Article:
Part of Advances in Neural Information Processing Systems 31 (NeurIPS 2018)
Christian Kroer, Tuomas Sandholm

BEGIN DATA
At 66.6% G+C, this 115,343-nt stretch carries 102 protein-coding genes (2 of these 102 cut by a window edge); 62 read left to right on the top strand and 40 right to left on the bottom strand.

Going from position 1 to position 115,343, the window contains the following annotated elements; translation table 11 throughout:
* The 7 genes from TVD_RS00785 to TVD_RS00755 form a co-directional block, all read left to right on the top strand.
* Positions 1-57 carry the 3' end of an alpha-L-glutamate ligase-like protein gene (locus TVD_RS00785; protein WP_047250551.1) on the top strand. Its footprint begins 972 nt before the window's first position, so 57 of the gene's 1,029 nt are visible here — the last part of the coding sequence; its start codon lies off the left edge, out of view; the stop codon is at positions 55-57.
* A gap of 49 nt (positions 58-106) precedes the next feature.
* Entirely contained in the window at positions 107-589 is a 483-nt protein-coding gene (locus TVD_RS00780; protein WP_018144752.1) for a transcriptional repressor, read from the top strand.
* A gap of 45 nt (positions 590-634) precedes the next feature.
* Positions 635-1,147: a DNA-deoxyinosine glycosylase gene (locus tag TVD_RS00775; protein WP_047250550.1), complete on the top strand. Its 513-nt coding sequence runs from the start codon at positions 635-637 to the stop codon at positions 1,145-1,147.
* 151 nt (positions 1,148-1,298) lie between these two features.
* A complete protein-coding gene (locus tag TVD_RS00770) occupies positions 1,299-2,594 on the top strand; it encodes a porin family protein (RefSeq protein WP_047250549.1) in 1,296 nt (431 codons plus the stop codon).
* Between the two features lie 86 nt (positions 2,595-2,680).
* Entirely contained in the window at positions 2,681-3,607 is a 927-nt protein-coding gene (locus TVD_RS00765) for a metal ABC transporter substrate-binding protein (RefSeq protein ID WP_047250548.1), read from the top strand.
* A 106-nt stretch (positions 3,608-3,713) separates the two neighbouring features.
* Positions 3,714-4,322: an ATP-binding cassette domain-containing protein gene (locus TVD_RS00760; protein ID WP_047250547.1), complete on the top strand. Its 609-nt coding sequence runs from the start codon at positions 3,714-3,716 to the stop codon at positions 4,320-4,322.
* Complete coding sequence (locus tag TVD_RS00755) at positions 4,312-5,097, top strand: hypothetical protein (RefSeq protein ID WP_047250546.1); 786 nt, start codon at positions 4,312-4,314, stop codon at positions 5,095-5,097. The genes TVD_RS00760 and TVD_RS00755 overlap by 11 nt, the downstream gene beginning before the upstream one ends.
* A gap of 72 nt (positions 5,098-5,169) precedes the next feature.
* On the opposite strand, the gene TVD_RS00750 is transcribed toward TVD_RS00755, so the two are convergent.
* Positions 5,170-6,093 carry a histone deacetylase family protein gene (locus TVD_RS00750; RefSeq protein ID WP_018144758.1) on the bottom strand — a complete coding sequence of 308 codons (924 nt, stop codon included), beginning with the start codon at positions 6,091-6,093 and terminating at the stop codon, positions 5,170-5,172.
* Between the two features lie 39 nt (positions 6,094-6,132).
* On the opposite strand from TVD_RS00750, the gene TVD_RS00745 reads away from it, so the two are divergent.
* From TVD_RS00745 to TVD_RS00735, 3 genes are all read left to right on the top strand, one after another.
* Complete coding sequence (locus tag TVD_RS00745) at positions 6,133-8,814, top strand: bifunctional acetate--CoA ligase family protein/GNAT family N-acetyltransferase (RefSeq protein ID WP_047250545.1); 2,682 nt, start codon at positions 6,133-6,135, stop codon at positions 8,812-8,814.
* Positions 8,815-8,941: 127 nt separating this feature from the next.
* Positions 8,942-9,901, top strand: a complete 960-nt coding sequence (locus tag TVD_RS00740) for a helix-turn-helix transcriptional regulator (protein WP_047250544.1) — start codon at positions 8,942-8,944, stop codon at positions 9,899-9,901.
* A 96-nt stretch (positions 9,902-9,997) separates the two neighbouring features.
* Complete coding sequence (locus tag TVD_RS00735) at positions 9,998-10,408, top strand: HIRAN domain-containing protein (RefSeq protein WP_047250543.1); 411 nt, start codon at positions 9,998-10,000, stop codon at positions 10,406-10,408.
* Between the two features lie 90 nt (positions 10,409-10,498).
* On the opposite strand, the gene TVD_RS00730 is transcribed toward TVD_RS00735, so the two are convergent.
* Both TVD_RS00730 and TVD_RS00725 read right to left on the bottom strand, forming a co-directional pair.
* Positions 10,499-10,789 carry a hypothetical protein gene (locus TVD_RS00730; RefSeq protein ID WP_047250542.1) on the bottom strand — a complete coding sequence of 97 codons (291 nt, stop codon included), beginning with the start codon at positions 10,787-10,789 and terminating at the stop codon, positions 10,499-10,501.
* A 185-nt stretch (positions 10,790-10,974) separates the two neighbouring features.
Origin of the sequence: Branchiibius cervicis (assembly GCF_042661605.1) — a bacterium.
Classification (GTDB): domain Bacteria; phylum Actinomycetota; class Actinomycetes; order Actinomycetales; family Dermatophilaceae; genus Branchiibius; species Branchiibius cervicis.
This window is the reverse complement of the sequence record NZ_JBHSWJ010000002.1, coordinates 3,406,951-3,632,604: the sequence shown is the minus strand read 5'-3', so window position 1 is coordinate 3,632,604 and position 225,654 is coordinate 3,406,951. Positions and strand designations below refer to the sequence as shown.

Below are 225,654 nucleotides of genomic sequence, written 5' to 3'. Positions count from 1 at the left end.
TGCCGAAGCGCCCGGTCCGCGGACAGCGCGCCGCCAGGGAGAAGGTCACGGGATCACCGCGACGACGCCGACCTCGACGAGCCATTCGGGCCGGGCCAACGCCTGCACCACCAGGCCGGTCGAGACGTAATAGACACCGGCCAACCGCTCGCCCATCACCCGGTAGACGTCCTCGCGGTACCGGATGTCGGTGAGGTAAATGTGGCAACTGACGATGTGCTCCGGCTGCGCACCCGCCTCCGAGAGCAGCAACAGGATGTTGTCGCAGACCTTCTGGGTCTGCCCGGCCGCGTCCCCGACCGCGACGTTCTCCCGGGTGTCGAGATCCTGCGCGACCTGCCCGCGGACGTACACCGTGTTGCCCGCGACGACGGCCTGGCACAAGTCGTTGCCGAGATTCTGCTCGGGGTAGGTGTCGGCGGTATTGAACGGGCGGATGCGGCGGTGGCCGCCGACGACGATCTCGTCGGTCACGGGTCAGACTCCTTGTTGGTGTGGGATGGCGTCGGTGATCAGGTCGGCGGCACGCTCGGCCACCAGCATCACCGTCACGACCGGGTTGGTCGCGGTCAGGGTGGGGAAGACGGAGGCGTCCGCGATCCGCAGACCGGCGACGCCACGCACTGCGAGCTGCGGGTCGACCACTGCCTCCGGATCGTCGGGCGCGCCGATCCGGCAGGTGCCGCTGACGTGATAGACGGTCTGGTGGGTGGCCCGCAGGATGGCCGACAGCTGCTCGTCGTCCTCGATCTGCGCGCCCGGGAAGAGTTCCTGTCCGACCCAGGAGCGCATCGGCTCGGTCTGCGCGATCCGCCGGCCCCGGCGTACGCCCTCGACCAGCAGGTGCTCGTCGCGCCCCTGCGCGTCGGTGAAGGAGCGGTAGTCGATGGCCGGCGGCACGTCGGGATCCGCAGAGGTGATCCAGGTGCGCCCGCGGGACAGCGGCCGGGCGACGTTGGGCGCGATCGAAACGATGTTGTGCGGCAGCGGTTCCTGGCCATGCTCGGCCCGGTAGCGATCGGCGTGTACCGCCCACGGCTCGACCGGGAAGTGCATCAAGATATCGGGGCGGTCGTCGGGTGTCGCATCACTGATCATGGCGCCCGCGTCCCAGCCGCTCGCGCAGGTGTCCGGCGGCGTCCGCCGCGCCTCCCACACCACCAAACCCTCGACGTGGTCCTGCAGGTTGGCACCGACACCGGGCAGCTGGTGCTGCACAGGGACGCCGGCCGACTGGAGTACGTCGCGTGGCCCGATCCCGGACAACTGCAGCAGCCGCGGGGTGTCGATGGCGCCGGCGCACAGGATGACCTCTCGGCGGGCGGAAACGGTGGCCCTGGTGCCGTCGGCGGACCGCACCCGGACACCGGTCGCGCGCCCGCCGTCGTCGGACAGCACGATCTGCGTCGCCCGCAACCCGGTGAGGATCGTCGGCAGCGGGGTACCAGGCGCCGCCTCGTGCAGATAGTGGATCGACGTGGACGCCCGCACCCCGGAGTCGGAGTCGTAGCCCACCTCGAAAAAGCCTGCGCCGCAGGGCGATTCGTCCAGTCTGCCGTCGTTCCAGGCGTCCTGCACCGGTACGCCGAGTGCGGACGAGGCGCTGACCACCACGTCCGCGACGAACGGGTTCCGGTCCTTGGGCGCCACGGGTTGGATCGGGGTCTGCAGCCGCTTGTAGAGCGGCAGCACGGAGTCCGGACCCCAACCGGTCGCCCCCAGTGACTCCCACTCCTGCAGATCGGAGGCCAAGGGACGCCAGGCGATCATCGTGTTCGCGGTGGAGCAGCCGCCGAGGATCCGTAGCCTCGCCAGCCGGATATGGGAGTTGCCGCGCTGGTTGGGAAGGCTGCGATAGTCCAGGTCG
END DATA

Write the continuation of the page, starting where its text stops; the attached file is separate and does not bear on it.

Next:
Abstraction has long been a key component in the practical solving of large-scale extensive-form games. Despite this, abstraction remains poorly understood. There have been some recent theoretical results but they have been confined to specific assumptions on abstraction structure and are specific to various disjoint types of abstraction, and specific solution concepts, for example, exact Nash equilibria or strategies with bounded immediate regret. In this paper we present a unified framework for analyzing abstractions that can express all types of abstractions and solution concepts used in prior papers with performance guarantees---while maintaining comparable bounds on abstraction quality. Moreover, our framework gives an exact decomposition of abstraction error in a much broader class of games, albeit only in an ex-post sense, as our results depend on the specific strategy chosen. Nonetheless, we use this ex-post decomposition along with slightly weaker assumptions than prior work to derive generalizations of prior bounds on abstraction quality. We also show, via counterexample, that such assumptions are necessary for some games. Finally, we prove the first bounds for how $\epsilon$-Nash equilibria computed in abstractions perform in the original game. This is important because often one cannot afford to compute an exact Nash equilibrium in the abstraction. All our results apply to general-sum n-player games.